“Glory to Hong Kong” was created in 2019 and became the unofficial anthem of the now crushed democracy protests in the city, with demonstrators singing renditions throughout the mass protests that raged across the city for months on end that year.
The ballad contains lyrics that reference the phrase “liberate Hong Kong, revolution of our times,” a protest slogan that has been already outlawed in 2020 for what the government and courts have declared are the phrase’s secessionist and subversive connotations.
Multiple versions of the song posted by “ThomasDGX & HongKongers,” known to be the original composer of the orchestral anthem, were no longer available on Spotify, Apple Music, YouTube and Google to users within the city on Wednesday.
A Facebook account tied to the original composers said it was “dealing with some technical issues unrelated to the streaming services” in a post.
Multiple versions and covers of the song have been recorded by other artists.
The titles of those covers can still be seen on Spotify in other parts of the world, including the United States, South Korea and Australia.
But when CNN reporters in those countries tried to play the songs they were listed as “unavailable.”
Spotify told CNN that the song was removed by the distributor and not by the platform.
Users in the US cannot purchase the song on Apple Music either, although it also still yields search results on the platform.
The song can no longer be found on Apple Music and KKBOX in Taiwan, however multiple versions of it are still available on YouTube.
CNN has reached out to YouTube, Apple Music, KKBOX, and Alphabet – the parent company of Google – for comment.
Following its 1997 handover to China, Hong Kong was promised key freedoms and autonomy to run its own affairs. As a result it flourished as a bastion for free speech and creative expression within authoritarian China.
But a crackdown on dissent in the aftermath of the democracy protests has since transformed the city, especially after a sweeping national security law was imposed by Beijing in 2020.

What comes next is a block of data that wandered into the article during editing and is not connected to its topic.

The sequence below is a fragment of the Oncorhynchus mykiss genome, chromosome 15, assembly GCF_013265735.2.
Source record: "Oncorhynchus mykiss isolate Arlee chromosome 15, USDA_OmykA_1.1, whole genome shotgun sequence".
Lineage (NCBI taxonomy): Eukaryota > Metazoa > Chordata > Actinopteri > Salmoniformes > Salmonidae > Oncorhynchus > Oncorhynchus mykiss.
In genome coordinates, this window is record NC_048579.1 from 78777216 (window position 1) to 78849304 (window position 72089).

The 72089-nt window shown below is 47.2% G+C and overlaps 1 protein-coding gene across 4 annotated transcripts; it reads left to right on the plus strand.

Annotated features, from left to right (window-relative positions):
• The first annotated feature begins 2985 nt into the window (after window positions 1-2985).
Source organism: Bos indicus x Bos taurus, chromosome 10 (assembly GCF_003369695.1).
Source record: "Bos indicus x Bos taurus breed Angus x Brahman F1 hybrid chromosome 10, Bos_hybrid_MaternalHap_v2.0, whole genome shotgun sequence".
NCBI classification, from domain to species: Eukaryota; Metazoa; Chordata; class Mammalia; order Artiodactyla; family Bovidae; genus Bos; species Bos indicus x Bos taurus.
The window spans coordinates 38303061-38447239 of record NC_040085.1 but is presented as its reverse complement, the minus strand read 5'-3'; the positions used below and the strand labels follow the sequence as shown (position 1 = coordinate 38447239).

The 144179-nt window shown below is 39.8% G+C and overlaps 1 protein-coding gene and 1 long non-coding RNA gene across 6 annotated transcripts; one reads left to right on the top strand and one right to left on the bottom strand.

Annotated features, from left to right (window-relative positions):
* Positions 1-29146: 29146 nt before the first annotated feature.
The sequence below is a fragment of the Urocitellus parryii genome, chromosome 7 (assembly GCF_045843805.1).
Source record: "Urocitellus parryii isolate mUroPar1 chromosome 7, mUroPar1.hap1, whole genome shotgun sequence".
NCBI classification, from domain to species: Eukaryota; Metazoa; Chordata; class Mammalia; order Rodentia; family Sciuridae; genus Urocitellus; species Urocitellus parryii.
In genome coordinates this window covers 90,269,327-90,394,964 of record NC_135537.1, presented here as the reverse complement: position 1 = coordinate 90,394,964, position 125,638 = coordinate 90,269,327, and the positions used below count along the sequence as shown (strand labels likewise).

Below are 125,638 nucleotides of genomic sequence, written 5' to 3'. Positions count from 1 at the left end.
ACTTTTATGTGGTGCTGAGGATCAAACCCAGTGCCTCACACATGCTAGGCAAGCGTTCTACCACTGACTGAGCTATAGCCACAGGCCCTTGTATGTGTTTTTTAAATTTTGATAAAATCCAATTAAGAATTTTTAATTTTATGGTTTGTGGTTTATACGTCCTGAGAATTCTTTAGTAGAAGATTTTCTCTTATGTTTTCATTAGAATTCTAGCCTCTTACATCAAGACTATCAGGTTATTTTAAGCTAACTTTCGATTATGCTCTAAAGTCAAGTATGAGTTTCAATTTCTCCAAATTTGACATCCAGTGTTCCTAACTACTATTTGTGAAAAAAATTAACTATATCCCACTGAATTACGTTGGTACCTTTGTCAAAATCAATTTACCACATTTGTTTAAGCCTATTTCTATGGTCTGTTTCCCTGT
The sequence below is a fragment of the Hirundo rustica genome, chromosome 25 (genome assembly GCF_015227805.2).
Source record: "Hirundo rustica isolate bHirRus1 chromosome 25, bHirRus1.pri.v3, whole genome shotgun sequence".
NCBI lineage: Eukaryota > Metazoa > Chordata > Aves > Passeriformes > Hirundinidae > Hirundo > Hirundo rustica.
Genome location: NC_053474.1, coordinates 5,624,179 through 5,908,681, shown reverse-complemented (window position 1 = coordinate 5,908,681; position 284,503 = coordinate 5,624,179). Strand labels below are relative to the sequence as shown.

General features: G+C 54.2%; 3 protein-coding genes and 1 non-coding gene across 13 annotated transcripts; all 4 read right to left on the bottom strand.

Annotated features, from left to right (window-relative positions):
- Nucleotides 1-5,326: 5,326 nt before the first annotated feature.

Protest leaders have been arrested or driven into exile, while the government persists on scrubbing references to the social unrest and calls for democracy in the city. New laws have also been passed to increase censorship of films to “safeguard national security.”
Battle in court
Music is now coming under closer scrutiny.
Speaking to reporters on Tuesday, city leader John Lee – a former police chief – said authorities were taking action because “Glory to Hong Kong” was “not compatible with the national interest.”
Under the injunction filed by the Department of Justice, the song’s “melody or lyrics or in combination” would be banned to avoid “inciting others to commit secession.”
It further seeks to restrain anyone from “broadcasting, performing, printing, publishing, selling, offering for sale, distributing, disseminating, displaying or reproducing (the song) in any way.”
The writ also listed 32 YouTube videos of the song, including instrumental and sign language versions.
The government’s bid to outlaw the song was heard in the High Court on Monday, but the judge has postponed a decision on the interim injunction to July 21, public broadcaster RTHK reported.
The head of Amnesty International’s China team, Sarah Brooks, described the government’s move to outlaw the song as “absurd.”
“The Hong Kong government must end its increasingly fervent crackdown on freedom of expression. A song is not a threat to national security, and national security may not be used as an excuse to deny people the right to express different political views,” Brooks said.
The semi-autonomous city does not have its own anthem. It uses the Chinese national anthem “March of the Volunteers” at events and in schools ever since it returned to Chinese sovereignty in 1997, while during the years under British rule, the city sang “God Save The Queen.”
The use of “Glory to Hong Kong” at international sporting events infuriated officials who previously criticized Google for listing the song in search results for the city’s anthem, something Google said was decided by its algorithm which returns results based on a host of criteria including popularity and relevance.
Playing the song in public in Hong Kong is now fraught with legal risk. Last year, a man who played the tune on a harmonica during a vigil for Britain’s late Queen Elizabeth II was arrested by police on suspicion of sedition.